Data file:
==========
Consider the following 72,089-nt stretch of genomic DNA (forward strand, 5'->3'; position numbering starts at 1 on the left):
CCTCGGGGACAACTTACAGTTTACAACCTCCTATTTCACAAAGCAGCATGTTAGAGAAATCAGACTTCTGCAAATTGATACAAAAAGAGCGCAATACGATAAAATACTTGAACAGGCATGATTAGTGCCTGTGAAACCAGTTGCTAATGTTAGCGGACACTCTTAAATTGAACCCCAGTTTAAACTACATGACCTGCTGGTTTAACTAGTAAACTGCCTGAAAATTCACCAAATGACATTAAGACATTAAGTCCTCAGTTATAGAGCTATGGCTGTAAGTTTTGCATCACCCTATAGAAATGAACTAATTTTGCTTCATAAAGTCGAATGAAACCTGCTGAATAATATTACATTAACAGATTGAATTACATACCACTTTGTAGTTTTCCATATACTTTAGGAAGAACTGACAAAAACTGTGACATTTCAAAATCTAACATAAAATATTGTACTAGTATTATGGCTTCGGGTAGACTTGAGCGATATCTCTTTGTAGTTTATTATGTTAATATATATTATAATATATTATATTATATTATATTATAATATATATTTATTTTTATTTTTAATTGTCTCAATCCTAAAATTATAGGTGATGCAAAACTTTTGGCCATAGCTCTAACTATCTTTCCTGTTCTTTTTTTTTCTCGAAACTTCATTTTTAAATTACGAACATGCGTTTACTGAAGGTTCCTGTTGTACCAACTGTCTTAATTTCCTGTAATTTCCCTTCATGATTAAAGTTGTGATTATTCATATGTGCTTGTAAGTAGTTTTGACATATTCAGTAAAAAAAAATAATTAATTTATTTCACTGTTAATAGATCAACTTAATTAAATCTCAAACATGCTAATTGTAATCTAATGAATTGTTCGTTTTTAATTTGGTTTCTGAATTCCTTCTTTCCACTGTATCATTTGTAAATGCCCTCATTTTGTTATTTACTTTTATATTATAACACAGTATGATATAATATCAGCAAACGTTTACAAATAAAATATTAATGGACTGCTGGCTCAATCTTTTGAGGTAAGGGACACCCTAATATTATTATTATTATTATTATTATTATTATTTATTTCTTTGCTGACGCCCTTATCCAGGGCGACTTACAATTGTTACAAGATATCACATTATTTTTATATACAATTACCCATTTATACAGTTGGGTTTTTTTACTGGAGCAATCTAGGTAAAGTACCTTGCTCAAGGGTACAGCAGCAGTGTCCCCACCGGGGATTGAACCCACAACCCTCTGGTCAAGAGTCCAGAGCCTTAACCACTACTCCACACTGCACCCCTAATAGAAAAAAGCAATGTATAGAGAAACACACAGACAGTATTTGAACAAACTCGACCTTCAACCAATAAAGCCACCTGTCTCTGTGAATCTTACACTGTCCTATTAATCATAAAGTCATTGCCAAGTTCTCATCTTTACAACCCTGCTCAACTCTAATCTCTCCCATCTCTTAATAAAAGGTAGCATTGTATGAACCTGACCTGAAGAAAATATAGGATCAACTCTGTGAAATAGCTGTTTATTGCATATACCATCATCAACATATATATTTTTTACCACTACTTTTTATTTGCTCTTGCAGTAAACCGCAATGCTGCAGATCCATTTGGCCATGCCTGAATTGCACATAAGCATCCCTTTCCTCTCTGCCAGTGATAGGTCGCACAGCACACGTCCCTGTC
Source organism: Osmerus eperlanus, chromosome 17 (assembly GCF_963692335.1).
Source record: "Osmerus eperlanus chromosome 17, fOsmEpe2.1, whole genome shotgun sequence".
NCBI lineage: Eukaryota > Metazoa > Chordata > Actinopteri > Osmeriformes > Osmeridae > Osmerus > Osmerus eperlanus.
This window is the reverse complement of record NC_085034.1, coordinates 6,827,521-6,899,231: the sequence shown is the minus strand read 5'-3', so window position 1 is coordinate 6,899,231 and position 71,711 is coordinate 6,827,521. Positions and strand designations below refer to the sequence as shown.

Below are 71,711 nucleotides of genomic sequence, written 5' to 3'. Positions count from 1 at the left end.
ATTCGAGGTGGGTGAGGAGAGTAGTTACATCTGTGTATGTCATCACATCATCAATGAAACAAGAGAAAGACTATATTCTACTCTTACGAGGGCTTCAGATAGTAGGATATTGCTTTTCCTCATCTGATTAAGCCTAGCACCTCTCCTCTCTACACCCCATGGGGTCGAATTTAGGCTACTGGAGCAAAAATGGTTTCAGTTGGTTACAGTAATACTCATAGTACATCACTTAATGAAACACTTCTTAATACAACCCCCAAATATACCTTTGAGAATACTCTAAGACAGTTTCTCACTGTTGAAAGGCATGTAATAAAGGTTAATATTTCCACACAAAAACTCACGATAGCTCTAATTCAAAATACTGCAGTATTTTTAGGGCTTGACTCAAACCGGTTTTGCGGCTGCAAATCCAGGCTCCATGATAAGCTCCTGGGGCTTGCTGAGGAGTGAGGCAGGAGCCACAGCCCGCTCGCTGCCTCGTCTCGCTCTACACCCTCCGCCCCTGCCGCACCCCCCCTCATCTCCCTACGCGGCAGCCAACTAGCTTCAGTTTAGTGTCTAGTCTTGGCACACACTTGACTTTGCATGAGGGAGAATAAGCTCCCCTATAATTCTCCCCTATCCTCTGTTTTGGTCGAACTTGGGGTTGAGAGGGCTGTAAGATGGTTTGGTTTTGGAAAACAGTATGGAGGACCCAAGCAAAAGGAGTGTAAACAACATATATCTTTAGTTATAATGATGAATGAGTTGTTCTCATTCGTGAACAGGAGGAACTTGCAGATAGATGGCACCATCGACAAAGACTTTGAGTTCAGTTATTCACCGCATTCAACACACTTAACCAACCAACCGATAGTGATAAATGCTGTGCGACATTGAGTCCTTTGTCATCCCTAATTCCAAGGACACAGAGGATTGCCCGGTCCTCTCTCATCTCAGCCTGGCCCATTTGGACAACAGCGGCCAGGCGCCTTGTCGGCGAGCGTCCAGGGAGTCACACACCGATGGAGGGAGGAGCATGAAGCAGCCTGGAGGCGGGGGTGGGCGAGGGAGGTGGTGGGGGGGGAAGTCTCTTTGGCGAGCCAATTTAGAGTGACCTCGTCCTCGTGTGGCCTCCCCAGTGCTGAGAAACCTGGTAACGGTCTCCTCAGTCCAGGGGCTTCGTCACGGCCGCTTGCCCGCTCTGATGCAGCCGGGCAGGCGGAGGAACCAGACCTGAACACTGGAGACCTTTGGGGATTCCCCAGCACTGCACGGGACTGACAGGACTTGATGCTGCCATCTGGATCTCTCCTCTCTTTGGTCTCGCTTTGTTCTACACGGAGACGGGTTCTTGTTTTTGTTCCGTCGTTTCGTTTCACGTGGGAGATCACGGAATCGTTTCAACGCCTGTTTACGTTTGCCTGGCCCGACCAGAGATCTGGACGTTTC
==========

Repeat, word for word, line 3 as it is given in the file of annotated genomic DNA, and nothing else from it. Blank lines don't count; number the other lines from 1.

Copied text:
Source organism: Osmerus eperlanus, chromosome 17 (assembly GCF_963692335.1).